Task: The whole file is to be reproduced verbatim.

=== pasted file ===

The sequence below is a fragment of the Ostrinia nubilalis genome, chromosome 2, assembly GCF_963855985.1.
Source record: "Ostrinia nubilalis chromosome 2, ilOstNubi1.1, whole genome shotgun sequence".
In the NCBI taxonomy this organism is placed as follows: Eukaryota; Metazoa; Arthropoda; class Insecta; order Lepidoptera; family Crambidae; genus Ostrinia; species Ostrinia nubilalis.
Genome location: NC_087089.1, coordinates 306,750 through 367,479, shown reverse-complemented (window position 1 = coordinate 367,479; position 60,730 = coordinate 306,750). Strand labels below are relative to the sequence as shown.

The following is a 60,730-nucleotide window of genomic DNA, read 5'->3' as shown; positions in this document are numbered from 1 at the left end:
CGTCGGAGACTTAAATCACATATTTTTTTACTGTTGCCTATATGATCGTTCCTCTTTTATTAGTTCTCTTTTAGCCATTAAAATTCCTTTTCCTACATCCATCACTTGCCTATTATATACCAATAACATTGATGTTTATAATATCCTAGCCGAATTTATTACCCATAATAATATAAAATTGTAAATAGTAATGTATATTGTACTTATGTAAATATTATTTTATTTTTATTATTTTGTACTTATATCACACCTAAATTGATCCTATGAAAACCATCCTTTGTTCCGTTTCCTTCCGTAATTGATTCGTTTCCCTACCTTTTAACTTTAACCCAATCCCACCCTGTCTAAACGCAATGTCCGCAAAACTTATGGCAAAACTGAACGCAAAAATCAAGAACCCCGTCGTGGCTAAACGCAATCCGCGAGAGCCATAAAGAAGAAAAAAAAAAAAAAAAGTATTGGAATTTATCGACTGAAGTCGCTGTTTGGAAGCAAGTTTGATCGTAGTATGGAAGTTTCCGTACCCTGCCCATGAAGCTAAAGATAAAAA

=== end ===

The sequence below is a fragment of the Ostrinia nubilalis genome, chromosome 2, assembly GCF_963855985.1.
Source record: "Ostrinia nubilalis chromosome 2, ilOstNubi1.1, whole genome shotgun sequence".
In the NCBI taxonomy this organism is placed as follows: Eukaryota; Metazoa; Arthropoda; class Insecta; order Lepidoptera; family Crambidae; genus Ostrinia; species Ostrinia nubilalis.
Genome location: NC_087089.1, coordinates 306,750 through 367,479, shown reverse-complemented (window position 1 = coordinate 367,479; position 60,730 = coordinate 306,750). Strand labels below are relative to the sequence as shown.

The following is a 60,730-nucleotide window of genomic DNA, read 5'->3' as shown; positions in this document are numbered from 1 at the left end:
CGTCGGAGACTTAAATCACATATTTTTTTACTGTTGCCTATATGATCGTTCCTCTTTTATTAGTTCTCTTTTAGCCATTAAAATTCCTTTTCCTACATCCATCACTTGCCTATTATATACCAATAACATTGATGTTTATAATATCCTAGCCGAATTTATTACCCATAATAATATAAAATTGTAAATAGTAATGTATATTGTACTTATGTAAATATTATTTTATTTTTATTATTTTGTACTTATATCACACCTAAATTGATCCTATGAAAACCATCCTTTGTTCCGTTTCCTTCCGTAATTGATTCGTTTCCCTACCTTTTAACTTTAACCCAATCCCACCCTGTCTAAACGCAATGTCCGCAAAACTTATGGCAAAACTGAACGCAAAAATCAAGAACCCCGTCGTGGCTAAACGCAATCCGCGAGAGCCATAAAGAAGAAAAAAAAAAAAAAAAGTATTGGAATTTATCGACTGAAGTCGCTGTTTGGAAGCAAGTTTGATCGTAGTATGGAAGTTTCCGTACCCTGCCCATGAAGCTAAAGATAAAAA